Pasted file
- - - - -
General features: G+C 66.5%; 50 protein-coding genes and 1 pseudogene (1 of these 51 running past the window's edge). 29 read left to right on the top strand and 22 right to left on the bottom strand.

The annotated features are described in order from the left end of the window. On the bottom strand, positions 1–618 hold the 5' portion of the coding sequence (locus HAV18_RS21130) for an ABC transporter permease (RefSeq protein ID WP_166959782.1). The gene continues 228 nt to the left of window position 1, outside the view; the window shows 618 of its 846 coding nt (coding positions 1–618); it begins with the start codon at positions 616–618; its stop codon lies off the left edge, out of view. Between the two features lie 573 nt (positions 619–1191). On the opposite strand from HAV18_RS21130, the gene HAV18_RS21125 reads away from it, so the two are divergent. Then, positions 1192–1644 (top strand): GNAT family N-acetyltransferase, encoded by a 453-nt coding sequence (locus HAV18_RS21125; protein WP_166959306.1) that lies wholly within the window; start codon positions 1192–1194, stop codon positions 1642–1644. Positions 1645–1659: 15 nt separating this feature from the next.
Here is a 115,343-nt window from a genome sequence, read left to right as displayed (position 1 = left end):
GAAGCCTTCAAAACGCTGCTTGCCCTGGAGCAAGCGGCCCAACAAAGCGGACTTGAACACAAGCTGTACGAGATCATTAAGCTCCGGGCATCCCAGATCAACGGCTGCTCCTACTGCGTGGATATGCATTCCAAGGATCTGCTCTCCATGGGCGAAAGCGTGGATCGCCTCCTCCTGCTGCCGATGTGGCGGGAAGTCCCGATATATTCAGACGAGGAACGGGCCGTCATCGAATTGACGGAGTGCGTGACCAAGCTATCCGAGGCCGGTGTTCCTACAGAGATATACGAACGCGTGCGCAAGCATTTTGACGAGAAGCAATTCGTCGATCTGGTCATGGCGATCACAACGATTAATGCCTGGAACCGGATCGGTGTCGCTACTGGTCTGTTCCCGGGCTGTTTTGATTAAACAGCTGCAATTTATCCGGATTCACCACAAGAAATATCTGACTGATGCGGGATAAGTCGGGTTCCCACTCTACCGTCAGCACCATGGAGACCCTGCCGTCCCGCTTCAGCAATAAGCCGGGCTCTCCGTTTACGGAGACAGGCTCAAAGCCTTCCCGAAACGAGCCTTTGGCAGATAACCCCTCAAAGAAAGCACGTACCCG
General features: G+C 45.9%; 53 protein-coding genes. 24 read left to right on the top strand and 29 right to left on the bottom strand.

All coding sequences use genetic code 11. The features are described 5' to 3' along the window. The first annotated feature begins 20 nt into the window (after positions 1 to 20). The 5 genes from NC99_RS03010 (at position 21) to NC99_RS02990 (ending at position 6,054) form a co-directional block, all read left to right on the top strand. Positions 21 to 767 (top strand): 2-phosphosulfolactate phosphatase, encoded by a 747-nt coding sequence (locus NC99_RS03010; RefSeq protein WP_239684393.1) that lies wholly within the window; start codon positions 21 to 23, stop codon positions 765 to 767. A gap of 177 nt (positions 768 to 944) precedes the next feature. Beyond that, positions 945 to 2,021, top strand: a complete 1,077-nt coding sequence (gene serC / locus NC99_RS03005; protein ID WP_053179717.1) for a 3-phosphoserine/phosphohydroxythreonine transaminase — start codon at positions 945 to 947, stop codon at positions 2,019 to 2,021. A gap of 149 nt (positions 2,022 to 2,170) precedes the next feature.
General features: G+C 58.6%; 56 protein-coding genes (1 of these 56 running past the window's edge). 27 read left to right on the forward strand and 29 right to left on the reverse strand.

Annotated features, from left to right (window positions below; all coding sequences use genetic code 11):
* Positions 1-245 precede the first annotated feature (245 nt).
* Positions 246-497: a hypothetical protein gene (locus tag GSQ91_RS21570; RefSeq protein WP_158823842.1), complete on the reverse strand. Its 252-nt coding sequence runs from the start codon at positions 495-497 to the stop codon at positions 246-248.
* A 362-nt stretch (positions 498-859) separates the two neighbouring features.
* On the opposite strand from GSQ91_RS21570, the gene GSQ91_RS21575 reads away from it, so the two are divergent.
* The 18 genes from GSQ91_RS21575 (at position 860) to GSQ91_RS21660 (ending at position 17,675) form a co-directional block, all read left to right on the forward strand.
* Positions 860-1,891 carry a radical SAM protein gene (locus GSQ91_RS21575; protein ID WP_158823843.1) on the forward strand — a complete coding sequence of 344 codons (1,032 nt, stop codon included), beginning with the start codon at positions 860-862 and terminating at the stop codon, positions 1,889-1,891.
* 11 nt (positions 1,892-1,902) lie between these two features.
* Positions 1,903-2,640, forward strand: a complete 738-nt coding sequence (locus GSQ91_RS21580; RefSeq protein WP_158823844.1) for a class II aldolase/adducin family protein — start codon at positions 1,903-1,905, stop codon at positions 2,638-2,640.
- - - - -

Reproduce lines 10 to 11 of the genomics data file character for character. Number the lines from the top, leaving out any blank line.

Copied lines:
* Positions 246-497: a hypothetical protein gene (locus tag GSQ91_RS21570; RefSeq protein WP_158823842.1), complete on the reverse strand. Its 252-nt coding sequence runs from the start codon at positions 495-497 to the stop codon at positions 246-248.
* A 362-nt stretch (positions 498-859) separates the two neighbouring features.